Alaska Airlines Sees Temporary Hit But Remains Bullish On Fleet

Alaska Airlines has become the latest carrier to indicate it is starting to see a hit to its bottom line over the recent surge in cases associated with the Delta variant. However, the airline is only expecting a relatively temporary hit. It remains bullish on its robust fleet strategy that will see the airline transition closer to an all-Boeing mainline carrier.

Alaska Airbus A321neo
Alaska Airlines is seeing a temporary hit from the virus but is still planning long-term growth. Photo: Getty Images

Alaska sees a hit from the variant

In July, Alaska Airlines gave a strong positive outlook on the third quarter. However, the rise of the Delta variant, a surge in cases, and renewed concerns about travel came. This is coupled with the back-to-school season that inevitably leads to a decline in leisure bookings as families wait for the Thanksgiving holidays to get back out. Leisure travel starts to decelerate in August, and by September, business travelers are more helpful in paying the bills.

With strong headwinds and an unclear return of business travel, Alaska Airlines has revised some of its expectations downward, coming from a slowing in forward bookings.

In the third quarter, Alaska Airlines expects its capacity to be down 17 to 18% compared to 2019, which has not changed much from its previous guidance of 17 to 20%.  This capacity is expected on a revenue passenger decline of roughly 21 to 23% compared to 2019, a steeper decline than the previously anticipated 15-18%. This should compute to a load factor of 79-81% for the airline, down from 82-85% previously.

Alaska A320
Despite the temporary hit, Alaska Airlines is bringing back the Airbus A320s to add temporary capacity as it waits for more MAX jets. Photo: Getty Images

Revenue will be down on the higher end, again, largely due to a decline in forward bookings. Alaska Airlines now expects its total revenue to be down 19 to 21%. Previously it expected a revenue decline of 17 to 20%.

Cash flow from operations is expected to be in the range of $0 million to $50 million, revised downward from the previously guided $0 million to $100 million.

Betting big on its fleet

By the summer of 2022, the airline plans to get back to 100% of 2019 capacity. After hitting that metric, the airline wants to get back to pre-pandemic growth rates. The confidence the airline has expressed has been reflected in its Boeing 737 MAX order book.

Below is a table of Alaska’s expected fleet developments:

 Actual Fleet As Of June 30th, 20212021 Additions2021 RemovalsAnticipated Fleet Dec 31st, 20212022 ChangesAnticipated Fleet December 31st, 20222023 ChangesAnticipated Fleet December 31st, 2023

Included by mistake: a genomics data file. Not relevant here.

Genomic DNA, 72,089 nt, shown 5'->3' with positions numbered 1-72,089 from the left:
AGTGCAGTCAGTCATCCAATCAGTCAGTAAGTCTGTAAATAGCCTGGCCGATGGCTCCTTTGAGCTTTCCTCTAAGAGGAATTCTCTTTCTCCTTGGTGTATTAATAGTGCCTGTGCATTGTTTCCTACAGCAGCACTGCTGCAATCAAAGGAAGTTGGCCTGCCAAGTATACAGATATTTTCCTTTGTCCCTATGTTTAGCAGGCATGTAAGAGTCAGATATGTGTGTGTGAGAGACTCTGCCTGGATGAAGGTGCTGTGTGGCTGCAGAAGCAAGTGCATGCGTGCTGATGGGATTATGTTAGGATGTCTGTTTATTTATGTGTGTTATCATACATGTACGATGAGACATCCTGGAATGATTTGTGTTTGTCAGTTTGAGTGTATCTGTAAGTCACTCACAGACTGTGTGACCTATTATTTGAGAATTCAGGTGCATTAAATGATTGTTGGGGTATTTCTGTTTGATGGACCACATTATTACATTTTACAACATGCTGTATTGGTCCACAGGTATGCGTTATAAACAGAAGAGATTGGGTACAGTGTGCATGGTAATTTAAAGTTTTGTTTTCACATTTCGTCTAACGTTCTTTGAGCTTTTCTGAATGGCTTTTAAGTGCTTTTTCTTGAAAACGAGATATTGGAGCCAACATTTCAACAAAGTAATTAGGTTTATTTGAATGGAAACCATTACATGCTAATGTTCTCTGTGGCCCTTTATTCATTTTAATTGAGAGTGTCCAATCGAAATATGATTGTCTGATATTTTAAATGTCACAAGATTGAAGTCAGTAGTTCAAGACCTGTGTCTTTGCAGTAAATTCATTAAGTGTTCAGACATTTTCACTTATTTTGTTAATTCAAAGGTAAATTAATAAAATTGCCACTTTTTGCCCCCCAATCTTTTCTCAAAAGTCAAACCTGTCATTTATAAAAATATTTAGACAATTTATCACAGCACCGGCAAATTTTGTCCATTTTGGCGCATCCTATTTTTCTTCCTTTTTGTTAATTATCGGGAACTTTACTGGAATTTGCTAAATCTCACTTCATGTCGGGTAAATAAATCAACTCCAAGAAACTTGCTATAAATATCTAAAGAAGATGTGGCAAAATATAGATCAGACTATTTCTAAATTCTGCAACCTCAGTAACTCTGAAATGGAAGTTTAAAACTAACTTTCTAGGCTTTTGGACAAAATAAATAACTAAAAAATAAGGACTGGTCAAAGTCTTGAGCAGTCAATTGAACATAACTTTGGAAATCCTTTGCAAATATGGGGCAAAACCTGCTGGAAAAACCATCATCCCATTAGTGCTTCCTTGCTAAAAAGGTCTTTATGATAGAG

Boeing 737 Freighters3--3-3-3
Boeing 737-70011--11-11-11
Boeing 737-80061--61-61-61
Boeing 737-90012--12-12-12
Boeing 737-900ER79--79-79-79
Boeing 737 MAX 957-1231433275
Airbus A320217(1)27(3)24(24)-
Airbus A321neo10--10-10-10
Total Mainline Fleet20214(1)215282438251
Q400 operated by Horizon32--32-32-32
E175 operated by Horizon30--30535439
Embraer E175 operated by third party32--32840-40
Total Regional Fleet94--94131074111
Total 29614(1)3094135012362

Alaska Airlines is planning to reactivate 12 A320s to support the recovery. Seven will come back by the end of 2021, and five will come in 2022. However, net, the airline will bring back six in 2021 and retire three in 2022. The airline still plans to end all Airbus A320 flying by the end of 2023.

Alaska Boeing 737 MAX
Alaska Airlines is still betting big on the Boeing 737 MAX. Photo: Vincenzo Pace | Simple Flying

Alaska Airlines still has a healthy number of options. In addition to the 93 MAX jets it has on firm order, it is sitting on 52 options, after backfilling with 25 more options to cover the airline’s exercising of options this year. Options can be highly transformative for the airline. The airline will also be bulking its regional fleet with the Embraer E175s.

Preparing to come out of the crisis

The crisis is not firmly in Alaska’s rearview mirror, but the time is starting to come when the airline can look beyond the pandemic and its impact on air travel. The hit from the Delta variant is far below what the airline experienced in 2020.

Alaska Embraer E175
Alaska Airlines is still planning on returning to its long-term growth strategy. Photo: Getty Images

In addition, vaccinations are ongoing, and more shots are going into arms every day. The airline industry has long looked to vaccinations as a way out of the crisis, and as vaccinations have accelerated, more destinations have opened up.

Alaska Airlines has a lot to look forward to post-crisis. In addition to its own organic growth, as the newest member of the oneworld alliance, the airline will have a newer, stronger West Coast presence that could set the airline on an incredible growth track, leveraging the strength of its partners.

What do you make of Alaska’s third-quarter outlook? Do you think the airline is on the right track with its fleet? Let us know in the comments!